How To Build A Custom Frame For A Bathroom Mirror

by Randy

Bathrooms, DIY, Remodeling

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bathroom framed mirrors0.JPGWe live in a house that has a builder-installed, run-of-the-mill mirror in the bathroom. It’s a very plain looking 33-inch x 38-inch mirror that’s been glued to the wall over the sink like a gazillion other homes.

We decided to improve the looks of the mirror and the bathroom. It was long overdue and we’re very pleased with the results.

We built and installed a frame around the bathroom mirror. We built it ourselves from scratch. It was easy to do and just a couple of tools were needed to complete the job.

We looked at the mirror frame kits at Lowe’s and weren’t happy with how they looked. We also had an issue on the left side of the mirror because the wall comes in at an angle so there wasn’t enough of a gap for the overlay of the underside of the kits. That’s when we made our way towards the lumber area of the store to look at the finished trim that they have available.

That’s right. A decision made on-the-fly with no concrete plans in hand, just a clear idea of what we wanted it to look like and what it would take to make it happen. We had plenty of paint leftover from the bathroom cabinets that were being renovated, as well.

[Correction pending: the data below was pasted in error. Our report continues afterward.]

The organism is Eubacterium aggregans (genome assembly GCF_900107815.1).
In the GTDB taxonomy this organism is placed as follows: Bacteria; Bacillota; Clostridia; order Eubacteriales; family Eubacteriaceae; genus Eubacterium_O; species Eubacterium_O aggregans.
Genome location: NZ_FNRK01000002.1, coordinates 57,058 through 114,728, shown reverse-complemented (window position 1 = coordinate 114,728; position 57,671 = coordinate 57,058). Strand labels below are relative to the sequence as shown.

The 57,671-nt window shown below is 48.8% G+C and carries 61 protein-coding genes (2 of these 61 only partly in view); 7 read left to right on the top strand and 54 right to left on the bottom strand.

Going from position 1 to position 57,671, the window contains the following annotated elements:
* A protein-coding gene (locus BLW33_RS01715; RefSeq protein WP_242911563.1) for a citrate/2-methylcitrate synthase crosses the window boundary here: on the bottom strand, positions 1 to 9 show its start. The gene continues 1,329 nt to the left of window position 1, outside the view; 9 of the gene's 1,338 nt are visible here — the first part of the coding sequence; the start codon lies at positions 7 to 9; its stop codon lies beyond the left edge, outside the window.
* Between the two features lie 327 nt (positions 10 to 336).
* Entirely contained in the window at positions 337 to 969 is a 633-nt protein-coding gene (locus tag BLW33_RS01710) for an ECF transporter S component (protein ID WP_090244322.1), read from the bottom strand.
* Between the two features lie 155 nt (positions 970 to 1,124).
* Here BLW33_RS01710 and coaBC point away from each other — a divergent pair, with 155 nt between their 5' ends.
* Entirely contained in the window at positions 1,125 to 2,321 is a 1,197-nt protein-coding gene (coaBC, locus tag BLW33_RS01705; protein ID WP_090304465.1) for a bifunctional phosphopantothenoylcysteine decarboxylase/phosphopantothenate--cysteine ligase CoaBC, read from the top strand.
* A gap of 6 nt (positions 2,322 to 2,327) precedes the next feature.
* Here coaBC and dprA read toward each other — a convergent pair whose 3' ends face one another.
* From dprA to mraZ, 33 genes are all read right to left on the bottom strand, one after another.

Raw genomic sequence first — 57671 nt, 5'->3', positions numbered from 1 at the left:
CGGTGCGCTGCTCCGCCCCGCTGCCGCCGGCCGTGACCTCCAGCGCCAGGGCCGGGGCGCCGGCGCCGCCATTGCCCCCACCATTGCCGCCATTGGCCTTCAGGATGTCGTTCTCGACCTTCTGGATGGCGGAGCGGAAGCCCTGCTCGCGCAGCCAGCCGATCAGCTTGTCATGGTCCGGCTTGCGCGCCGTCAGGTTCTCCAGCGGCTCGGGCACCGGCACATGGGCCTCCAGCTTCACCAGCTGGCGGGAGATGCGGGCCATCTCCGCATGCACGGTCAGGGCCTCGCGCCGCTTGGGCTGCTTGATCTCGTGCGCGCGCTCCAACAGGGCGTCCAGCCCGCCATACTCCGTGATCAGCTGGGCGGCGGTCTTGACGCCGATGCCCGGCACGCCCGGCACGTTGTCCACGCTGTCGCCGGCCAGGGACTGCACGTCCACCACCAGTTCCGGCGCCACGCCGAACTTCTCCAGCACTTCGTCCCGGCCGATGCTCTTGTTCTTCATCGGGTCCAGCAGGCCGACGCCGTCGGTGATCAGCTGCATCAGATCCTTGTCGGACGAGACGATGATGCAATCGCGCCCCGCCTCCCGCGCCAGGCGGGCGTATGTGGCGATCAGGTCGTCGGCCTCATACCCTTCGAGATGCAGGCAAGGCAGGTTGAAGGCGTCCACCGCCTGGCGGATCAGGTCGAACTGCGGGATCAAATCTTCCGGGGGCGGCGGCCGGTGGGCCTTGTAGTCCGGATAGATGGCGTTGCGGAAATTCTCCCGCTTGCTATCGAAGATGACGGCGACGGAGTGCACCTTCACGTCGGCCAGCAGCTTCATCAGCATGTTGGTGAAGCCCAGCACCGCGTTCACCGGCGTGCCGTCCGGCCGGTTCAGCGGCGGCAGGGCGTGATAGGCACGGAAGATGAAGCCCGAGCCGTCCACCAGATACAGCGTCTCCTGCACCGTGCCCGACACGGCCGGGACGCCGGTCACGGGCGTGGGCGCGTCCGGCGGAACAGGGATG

Are you ready to get started?

Here’s how we did it:


How To Build and Install A Bathroom Mirror Frame

Materials Needed:

These are the materials we used. You may opt to make whatever changes you wish to suit your style.

  • Two 2-1/4″ x 7′  pieces of fluted casing
  • Four 2-1/2″ square corner blocks – bullseye style
  • Cartridge of Liquid Nails-Clear I bought and used Liquid Nails adhesive for mirrors. DON”T BUY THAT KIND!!! If I had to do over again (and I will in the master bathroom) I would use a clear adhesive due to the reflection from the mirror.
  • Paint – Your choice of color. We chose the same color as the cabinet.

Tools Needed:

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  • Miter saw with a fine trim blade installed. I used a 10″ – 60 tooth blade. You could just as easily use a miter box with manual saw if that’s what you have.
  • Measuring tape
  • Pencil
  • 2″ angled paint brush
  • 2′ Level (optional); I used the iHandy Level application (free) on my iPod Touch
  • Very Fine grit sanding paper
  • Painter’s tape (I prefer 3M – #2090 blue)

I tend to be very detailed so be sure and read through all of the instructions before beginning.

  • Measure your mirror.
  • Buy the materials and gather your tools.
  • Paint all sides of the fluted casing and bullseye corner blocks. I didn’t prime any of it because there was such a small amount to paint.
  • Sand the rough spots.


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  • Paint a second coat on all sides of the fluted casing and bullseye corner blocks and let dry.
  • Apply the adhesive to one of the corner blocks and gently press it into place making sure to overlap the edge of the mirror 1/4″ to hide it behind the frame.